I have to admit that I am not immune to the charms of schadenfreude. I love watching YouTube videos of people falling down, or getting hit by balloons, or whatever. Unfortunately, sometimes, you aren’t watching the video. Sometimes you are starring in it. All I can say is that, at least in this case, I could provide a little bit of entertainment to some old codger sitting at the bank.
On my lunch break, I tried to squeeze in a few errands rather than sit at home and squander my time on a cell phone game or filling out a survey. I had to do something at the bank and now that the hours are greatly reduced, my lunch break seemed like a perfect time. I also wanted to get some tomatoes and lettuce, but that isn’t particularly relevant.
I hadn’t visited my bank branch to use the actual branch since the start of the pandemic. I’ve used the ATM a number of times, but I hadn’t talked to a teller since the start of the summer. As that was early in the pandemic, there was a lot of fear and mistrust. I remember being asked to stand far back from the counter. I remember taking one of the pens and the woman telling me to take it home because she viewed it as a likely source of infection. I didn’t blame her. She might have been right. I just remember the tension in the air.
I probably had that in mind because I spent a bit of time reading all the notices about masks and symptoms and whatever before I even got through the first set of doors. I entered the first door and was in the vestibule where the ATM was. I sidestepped right to go through the entrance and pushed on the door. It didn’t move. It was locked. I peered through the glass and there was an older gentleman sitting on one of the comfortable chairs where they dispensed the free coffee–so I probably wasn’t going to go near the coffee maker. but I knew the bank was open. I reached for the other door because sometimes they lock one door and not the other. It was then I realized the other door was propped open and I completely bypassed it for the closed and locked door. Needless to say, I felt a bit foolish.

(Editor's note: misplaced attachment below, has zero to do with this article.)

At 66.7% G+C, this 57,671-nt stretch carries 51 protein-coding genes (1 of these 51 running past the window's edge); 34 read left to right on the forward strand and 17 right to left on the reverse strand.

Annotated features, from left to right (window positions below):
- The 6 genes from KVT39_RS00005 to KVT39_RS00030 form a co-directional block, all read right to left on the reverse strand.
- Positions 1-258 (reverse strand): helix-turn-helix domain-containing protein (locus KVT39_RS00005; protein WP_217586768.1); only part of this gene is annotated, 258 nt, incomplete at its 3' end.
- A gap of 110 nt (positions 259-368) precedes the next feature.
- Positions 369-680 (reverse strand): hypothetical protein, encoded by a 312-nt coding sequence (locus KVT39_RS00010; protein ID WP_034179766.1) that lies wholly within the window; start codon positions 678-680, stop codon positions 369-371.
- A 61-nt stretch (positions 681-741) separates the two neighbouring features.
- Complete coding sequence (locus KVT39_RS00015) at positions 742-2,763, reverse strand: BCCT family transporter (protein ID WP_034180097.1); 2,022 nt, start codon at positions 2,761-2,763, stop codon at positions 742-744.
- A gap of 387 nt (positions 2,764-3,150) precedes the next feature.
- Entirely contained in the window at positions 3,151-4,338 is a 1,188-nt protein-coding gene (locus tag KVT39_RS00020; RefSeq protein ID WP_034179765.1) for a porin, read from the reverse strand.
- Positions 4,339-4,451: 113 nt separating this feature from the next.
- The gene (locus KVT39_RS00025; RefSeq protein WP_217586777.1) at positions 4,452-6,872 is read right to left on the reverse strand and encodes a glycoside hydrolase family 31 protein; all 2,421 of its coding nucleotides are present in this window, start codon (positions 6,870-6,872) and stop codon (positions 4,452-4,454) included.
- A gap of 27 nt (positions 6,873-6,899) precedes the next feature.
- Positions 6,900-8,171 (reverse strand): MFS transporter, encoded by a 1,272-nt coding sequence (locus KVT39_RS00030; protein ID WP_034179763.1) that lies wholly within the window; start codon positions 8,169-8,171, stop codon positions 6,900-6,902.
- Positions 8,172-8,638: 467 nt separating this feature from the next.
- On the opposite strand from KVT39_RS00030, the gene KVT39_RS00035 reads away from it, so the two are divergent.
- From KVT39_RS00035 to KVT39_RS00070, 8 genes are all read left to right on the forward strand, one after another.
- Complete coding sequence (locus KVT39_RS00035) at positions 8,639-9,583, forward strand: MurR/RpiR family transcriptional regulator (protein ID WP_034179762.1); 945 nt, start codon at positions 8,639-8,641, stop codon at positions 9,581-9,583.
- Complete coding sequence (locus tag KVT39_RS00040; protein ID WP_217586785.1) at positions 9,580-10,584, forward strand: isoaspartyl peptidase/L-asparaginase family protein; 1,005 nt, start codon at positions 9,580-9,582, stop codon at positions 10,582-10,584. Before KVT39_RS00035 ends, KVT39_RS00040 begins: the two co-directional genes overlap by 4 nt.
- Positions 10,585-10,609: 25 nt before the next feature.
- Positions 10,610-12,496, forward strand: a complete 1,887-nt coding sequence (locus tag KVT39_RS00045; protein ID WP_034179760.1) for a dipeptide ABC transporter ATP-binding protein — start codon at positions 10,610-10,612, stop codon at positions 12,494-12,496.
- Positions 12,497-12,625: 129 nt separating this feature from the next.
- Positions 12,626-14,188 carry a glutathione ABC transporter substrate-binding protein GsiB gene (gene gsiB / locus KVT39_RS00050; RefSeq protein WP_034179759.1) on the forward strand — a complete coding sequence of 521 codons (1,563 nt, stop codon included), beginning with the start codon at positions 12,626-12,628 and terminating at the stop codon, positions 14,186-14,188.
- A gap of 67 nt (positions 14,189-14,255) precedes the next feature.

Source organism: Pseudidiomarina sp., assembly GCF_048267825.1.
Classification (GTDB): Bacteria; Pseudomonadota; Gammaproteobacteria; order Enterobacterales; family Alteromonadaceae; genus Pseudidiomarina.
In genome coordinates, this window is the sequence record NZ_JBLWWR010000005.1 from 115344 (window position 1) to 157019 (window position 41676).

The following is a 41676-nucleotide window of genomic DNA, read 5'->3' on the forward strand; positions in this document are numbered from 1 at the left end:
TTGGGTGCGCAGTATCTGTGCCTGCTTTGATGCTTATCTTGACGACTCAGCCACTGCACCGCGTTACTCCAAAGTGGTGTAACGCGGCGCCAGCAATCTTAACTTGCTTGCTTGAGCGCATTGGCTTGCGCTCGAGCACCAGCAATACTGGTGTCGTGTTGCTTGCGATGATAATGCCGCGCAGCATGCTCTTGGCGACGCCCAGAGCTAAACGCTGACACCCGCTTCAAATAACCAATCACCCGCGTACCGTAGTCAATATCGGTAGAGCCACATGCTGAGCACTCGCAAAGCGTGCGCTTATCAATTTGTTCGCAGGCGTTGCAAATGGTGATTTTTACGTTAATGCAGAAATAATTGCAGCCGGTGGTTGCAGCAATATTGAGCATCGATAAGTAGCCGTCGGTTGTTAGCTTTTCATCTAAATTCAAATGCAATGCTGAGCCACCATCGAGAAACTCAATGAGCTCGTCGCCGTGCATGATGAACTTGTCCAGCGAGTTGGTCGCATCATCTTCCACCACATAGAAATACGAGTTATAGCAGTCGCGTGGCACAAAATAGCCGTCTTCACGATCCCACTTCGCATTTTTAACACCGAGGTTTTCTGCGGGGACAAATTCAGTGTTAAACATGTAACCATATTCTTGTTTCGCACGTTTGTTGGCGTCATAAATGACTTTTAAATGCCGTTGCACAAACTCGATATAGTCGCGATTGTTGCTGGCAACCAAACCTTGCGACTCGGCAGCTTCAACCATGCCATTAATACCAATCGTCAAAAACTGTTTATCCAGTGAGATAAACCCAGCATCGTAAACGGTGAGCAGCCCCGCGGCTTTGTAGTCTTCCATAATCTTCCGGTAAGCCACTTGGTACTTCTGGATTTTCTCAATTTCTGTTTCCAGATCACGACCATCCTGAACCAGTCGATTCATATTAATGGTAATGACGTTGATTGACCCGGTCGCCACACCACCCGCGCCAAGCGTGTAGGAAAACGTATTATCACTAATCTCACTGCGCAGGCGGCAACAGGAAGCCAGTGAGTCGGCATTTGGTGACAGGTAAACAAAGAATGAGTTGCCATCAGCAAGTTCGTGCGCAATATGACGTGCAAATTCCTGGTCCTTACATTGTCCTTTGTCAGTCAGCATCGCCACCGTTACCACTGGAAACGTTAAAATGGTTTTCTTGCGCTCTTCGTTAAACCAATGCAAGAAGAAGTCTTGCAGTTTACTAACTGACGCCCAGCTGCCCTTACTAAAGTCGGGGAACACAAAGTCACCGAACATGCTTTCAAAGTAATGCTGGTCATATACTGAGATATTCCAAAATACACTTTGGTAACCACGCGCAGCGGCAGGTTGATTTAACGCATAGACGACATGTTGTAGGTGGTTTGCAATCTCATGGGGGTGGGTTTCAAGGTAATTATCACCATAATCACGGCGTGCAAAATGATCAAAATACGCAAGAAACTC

The old codger sitting in the bank erupted into a fit of laughter. He then narrated exactly what I had done. “You missed the completely open door and chose the locked one. That’s so funny.” He repeated himself presumably in case I had missed the commentary. “You tried to open a locked door. The one beside it was empty.”
Again, if you’re going to spend your time watching schadenfreude, then you’re going to have to admit it when it happens to you. “That’s true.” I concurred with him because he wasn’t wrong.
I made my way into the bank as he started his third retelling of the story–and he will probably repeat that to his friends a dozen or more times this week. I chuckled at my stupidity and kept walking. When I got to the counter, the young woman who was at the teller a couple down from me (because social distancing meant that they used alternate tellers) gave me a weak, cringy kind of smile. I didn’t know what to make of it, but she was much younger than me and I put it down to not knowing what young people are like these days.
Yes, being able to laugh at myself is Today’s Perfect Moment. If ever we needed a few good laughs, it’s now. Also, as my students told me, not taking things personally is rather important.
To end off this story, I finally understood the cringe when the young lady concluded her bank business and picked up the gentleman at the door to leave the bank together. I guess it was her father or grandfather.